The Church Family

What is the Church all about?

People can be confused by the concept of the Church. Over the past few decades, we have seen more and more people leave the Church while proclaiming its irrelevance. What is it that makes Church useless to so many people? We would propose that in many cases the Church has lost its function.

In today’s society, we see two approaches to Church life. These include those who “do Church” and those who “do God’s business.” But what separates these two perspectives. We can learn much about the Church by examining the attitude and behavior of Israel in Isaiah 1.


The nation of Israel had become a sinful nation filled with iniquity. God called them “a brood of evildoers, children who are corrupters” (Isa 1:4). They had consistently allowed the culture around them to infiltrate their worship of God. They presented futile sacrifices and offered incense that was an abomination to God. They mixed the traditions and rituals of the nations into their assemblies (Isa 1:13-14). They failed to do that which was important to God (Isa 1:17).

It seems the church of our day is guilty of much the same moving away from God.

What does it look like to “do Church?”

Many people see church as a social gathering. They tend to emphasize programs and various activities. The church is defined by the number of programs and activities for the congregation. The more programs, the more “draw” the church has for more people.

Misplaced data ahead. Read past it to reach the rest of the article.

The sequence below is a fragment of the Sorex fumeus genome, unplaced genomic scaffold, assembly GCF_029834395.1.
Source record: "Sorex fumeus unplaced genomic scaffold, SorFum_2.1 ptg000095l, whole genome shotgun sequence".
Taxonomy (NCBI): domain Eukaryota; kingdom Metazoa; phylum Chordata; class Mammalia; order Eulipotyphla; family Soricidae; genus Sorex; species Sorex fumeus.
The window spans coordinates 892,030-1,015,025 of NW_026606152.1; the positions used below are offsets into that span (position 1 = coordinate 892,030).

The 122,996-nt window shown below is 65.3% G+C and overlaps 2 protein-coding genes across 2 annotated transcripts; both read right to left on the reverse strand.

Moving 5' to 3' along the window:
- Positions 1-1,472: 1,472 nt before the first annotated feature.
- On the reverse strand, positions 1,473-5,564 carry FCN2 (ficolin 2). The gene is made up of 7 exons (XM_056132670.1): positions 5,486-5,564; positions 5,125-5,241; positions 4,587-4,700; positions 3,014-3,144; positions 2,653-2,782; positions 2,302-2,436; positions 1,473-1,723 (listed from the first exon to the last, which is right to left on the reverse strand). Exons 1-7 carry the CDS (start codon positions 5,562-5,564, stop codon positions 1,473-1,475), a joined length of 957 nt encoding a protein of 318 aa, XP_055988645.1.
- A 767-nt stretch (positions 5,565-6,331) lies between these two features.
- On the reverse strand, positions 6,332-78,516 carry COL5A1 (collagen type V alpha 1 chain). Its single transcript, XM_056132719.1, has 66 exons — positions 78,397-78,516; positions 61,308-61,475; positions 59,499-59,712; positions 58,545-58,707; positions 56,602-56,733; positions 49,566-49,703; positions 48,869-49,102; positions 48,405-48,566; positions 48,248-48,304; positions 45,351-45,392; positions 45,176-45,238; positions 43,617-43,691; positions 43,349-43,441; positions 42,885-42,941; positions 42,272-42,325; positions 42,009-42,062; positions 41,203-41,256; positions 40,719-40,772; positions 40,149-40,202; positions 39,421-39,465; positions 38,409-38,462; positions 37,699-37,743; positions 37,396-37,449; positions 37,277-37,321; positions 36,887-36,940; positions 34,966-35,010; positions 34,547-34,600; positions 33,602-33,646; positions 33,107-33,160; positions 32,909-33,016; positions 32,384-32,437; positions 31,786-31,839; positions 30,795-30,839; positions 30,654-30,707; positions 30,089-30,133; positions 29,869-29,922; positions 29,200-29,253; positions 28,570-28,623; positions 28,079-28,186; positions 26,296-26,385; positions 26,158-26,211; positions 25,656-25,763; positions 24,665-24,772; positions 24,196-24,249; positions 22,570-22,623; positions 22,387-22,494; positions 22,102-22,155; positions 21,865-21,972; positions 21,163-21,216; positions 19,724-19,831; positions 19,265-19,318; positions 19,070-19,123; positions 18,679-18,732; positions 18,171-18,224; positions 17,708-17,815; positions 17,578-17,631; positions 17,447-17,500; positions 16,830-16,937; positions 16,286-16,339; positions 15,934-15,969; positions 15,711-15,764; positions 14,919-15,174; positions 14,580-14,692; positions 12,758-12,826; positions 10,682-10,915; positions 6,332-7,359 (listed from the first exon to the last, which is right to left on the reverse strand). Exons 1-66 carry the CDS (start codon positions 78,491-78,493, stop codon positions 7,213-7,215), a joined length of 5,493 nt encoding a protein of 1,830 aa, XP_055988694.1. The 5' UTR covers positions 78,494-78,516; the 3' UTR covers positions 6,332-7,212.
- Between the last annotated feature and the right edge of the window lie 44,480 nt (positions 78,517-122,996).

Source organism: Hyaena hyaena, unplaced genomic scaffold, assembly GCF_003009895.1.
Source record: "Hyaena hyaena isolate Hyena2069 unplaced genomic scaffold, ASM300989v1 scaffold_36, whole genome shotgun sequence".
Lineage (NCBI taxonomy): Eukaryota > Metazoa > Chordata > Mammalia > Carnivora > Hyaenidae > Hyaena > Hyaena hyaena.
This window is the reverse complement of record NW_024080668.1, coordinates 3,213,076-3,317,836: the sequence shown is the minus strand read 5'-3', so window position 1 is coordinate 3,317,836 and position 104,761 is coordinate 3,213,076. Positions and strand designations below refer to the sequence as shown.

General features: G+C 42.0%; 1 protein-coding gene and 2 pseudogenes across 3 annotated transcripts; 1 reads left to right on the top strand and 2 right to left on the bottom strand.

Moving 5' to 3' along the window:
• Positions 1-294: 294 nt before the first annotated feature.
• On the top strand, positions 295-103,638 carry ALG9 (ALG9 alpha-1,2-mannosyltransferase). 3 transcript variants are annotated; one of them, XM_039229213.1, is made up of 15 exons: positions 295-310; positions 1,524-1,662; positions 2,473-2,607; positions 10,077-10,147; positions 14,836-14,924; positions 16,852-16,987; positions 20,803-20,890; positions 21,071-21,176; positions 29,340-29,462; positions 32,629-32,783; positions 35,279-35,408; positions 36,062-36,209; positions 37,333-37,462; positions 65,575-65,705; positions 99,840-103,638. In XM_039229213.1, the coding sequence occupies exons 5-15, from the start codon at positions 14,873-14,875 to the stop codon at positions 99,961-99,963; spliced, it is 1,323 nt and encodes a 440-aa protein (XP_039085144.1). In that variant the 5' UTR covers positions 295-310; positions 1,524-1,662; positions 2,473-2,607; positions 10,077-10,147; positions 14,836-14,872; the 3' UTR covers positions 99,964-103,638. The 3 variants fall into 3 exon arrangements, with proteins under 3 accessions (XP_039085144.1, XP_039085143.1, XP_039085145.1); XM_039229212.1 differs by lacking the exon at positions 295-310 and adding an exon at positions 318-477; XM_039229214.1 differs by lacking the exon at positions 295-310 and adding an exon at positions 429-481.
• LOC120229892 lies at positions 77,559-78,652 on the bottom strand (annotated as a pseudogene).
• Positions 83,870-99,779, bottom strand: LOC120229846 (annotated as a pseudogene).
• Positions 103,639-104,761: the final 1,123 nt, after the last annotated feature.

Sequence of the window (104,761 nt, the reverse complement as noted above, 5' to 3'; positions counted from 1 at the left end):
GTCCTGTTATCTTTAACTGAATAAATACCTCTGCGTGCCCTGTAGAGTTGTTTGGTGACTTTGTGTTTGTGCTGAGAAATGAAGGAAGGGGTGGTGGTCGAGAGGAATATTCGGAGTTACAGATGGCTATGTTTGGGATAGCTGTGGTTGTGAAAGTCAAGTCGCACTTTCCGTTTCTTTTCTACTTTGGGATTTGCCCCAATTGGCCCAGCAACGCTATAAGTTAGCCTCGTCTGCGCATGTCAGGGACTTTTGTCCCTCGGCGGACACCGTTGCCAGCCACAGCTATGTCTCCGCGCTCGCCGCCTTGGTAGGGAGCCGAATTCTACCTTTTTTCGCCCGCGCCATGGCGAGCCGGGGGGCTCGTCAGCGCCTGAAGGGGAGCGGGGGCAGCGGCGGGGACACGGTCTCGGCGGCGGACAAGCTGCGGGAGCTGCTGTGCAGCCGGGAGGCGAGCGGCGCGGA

People who attend church for these reasons are often very interested in religious behavior and “spiritual things.” They present “a form of godliness but [deny] it power” (2 Tim 3:5).

Often, the church becomes more important that the relationships within the church. The very reason for the church becomes one of personal gratification instead of worshiping God; church becomes a place of impatience where people are often placed in groups sorted by personal interest or age—becoming intolerant of those in other “groups.”

This seems to be leading more and more toward the effort within the church to get more and more people into the church. To accomplish this, the church is allowing the culture of the world to infiltrate and take over the church.

In the end, the church is no longer and a family of families. Often, there is not encouragement within the church to teach children the importance of the Word of God and the necessity to worship God.

What does it look like to “be about God’s business?”

God expects those in the Church to be about His business. People in the church need to concerned with the activities God has prepared for us to do (Eph 2:10). We should see that God is a work and wants us to collaborate with Him in accomplishing His purpose. Our concern as ambassadors for Christ (2 Cor 5:20) should be bring Christ to the world. An ambassador is an official envoy, in this case, of Jesus Christ. That means we are an authorized representative or messenger of God to the world.